Swann’s SportsCam Mini Video Camera: Video recording for adrenaline junkies

Swann is a familiar name to us here at Latest Gadgets, but usually it’s in association with security-type cameras, so we were quite surprised to discover that the company has launched a mini video camera aimed at anyone who films sports and recreational activities.


Be that as it may what does Swann’s SportsCam Mini Video Camera offer you? ‘Built for the adrenaline junky in all of us’ says Swann, it comes in a shockproof and waterproof (up to 20m) case, has 640 x 480 video and offers up to five hours of recording time.

Cyclists, skiers and other active types will be glad to know that the Swann SportsCam waterproof camcorder comes with a host of mounting options, including Velcro straps, sport-clip, double clipper, and multi-clip.

You can upload your action-packed videos to your favourite sharing sites such as YouTube, Facebook and Myspace, and the SportsCam can also double as a webcam for use on messenger services such as Skype, MSN and Yahoo.

Video is recorded to Micro SD card (which you’ll have to buy separately) and transferred to a PC via USB connection. The lithium-ion rechargeable battery is charged via PC USB and offers up to 2.5 hours of recording time per charge.

The SportsCam can be bought for around £99.99 inc. Head to www.swannsecurity.com for more.

No looking back in anger needed anymore with Reevu

Here’s one sure fact. If it wasn’t for motorsports, the world would be a lot less safe than it is today. The technology behind making motor racing safer, has eventually found its way onto our roads and that’s a good thing. However, whilst all this lovely innovation has made our cars safer, it has to be said that motor bikers have had a pretty raw deal so far.


Up to now, the best solution for bikers to see behind them has been some rather ungainly clip on mirrors that are anything but fashionable. Well they can be pretty pleased now that Reevu has decided to make its revolutionary motorsports helmet technology available for domestic traffic use. The Reevu 2011 motorbike helmet lets riders see behind them for the very first time using state of the art in-helmet optical technology.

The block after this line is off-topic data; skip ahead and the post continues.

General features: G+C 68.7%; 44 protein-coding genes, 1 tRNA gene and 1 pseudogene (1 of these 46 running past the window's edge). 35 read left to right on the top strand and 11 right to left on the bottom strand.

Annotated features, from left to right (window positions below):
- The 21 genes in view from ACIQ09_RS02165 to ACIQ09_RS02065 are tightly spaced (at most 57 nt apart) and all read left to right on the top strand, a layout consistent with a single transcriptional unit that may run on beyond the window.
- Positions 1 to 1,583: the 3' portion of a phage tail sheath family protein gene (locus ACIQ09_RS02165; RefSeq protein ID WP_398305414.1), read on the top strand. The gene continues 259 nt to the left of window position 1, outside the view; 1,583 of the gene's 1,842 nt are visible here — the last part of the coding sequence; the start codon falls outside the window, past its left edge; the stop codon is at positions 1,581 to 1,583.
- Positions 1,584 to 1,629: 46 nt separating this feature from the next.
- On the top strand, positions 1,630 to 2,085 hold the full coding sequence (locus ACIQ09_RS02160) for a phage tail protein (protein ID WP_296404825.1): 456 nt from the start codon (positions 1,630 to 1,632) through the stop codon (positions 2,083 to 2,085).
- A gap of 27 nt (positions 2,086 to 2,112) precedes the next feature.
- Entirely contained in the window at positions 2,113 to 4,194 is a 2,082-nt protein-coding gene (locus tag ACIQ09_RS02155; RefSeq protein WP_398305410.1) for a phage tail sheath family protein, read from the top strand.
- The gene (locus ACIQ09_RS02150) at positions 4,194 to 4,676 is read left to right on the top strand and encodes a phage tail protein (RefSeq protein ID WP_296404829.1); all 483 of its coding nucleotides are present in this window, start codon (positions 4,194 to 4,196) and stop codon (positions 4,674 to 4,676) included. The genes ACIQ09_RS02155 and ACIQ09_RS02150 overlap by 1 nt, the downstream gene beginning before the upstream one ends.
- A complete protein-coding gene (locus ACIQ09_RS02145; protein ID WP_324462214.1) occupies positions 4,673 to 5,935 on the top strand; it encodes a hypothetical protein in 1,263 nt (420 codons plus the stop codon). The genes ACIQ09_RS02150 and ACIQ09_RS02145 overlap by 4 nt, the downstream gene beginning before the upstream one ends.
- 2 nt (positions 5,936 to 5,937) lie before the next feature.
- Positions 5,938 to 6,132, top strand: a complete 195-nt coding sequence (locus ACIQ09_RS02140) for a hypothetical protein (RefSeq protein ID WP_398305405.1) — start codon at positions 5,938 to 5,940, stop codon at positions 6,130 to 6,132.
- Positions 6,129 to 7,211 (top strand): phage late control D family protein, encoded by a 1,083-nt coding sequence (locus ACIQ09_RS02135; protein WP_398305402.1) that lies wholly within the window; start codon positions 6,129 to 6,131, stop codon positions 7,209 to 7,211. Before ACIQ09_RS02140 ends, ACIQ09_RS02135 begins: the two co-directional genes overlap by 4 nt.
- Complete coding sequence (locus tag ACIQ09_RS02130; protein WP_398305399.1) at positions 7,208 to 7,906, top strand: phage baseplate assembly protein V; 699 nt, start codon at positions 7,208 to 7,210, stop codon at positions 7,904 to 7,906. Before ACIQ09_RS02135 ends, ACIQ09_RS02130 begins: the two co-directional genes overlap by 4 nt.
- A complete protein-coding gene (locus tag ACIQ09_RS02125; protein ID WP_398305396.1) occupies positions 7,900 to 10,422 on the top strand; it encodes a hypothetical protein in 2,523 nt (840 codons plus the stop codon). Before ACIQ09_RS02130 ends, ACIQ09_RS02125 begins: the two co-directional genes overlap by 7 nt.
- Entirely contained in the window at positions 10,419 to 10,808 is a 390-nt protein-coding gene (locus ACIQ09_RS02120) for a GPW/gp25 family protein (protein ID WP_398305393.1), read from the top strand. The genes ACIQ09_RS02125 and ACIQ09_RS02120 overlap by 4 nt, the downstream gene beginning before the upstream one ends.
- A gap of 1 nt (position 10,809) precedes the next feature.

The helmet allows riders to maintain awareness of traffic conditions behind them in the same way as a car driver uses a rear view mirror, but the challenge was to achieve this despite the very limited space available within your helmet.  They cracked it using a set of bullet-proof coated optics that riders could adjust to their own preferences to enable a fully bespoke fit.

There are no electronic systems, cameras or screens, just an ingenious reflective polycarbonate device that ‘bends’ the view of the road behind and presents a clear image to the wearer. Almost like using a HUD but the image sits just at the top of your vision, so you can see the road ahead normally and the road behind by a gentle look up. After a while it becomes second nature, or so company founder Graham Steele says, himself a lifelong campaigner for increased safety for bikers. So much so that it’s taken over ten years of research to launch this innovative helmet.

The Reevu 2011 £249.

ElliptiGo: the cross trainer for the outdoors

Many people will tell you running is tough on the joints. For people with back and knee problems running can be an issue. However, this should not confine you to cross trainers in the gym. Sometimes you just want to get outside and get some fresh air. Well enter the Elliptigo.


What’s an ElliptiGo, you ask? Well it could be the next big thing. Simply, it is an elliptical trainer for outdoors. Studies show that people tend to exercise for longer and more intensely when outdoors. It works by being propelled on 2 wheels by an elliptical motion that emulates running. Developed by runners, you stand just like you would on a cross trainer and off you go. In terms of speed and handling, it performs like a road bike. It is quite large, think the size of a cross trainer, so you may need to store this is a garage.

It has a lot of comparisons to a bike so why have an ElliptiGo over a bike? Well the ElliptiGo uses different muscle groups to a bike as it designed to resemble running. Also cycling can cause back pain due to the hunched over position during cycling. When cycling you come across all sorts of obstacles like potholes which will test your balance. The ElliptiGo claims to be more stable as when you stand you have more balance. I once saw a cyclist fall over badly in the middle of a busy road as she lost her balance so I recognise how important balance is when exercising.

It is safe to assume there is nothing quite like the ElliptiGo. When out and about on this you will definitely draw a few glances. But do not think this is for outdoors only! You can use a stationery trainer to ride your ElliptiGo for those rainy days. At a hefty £1599, it is definitely pricey. But this can help people with bad joints enjoy the outdoors again. Perhaps you can persuade your gym to invest in one?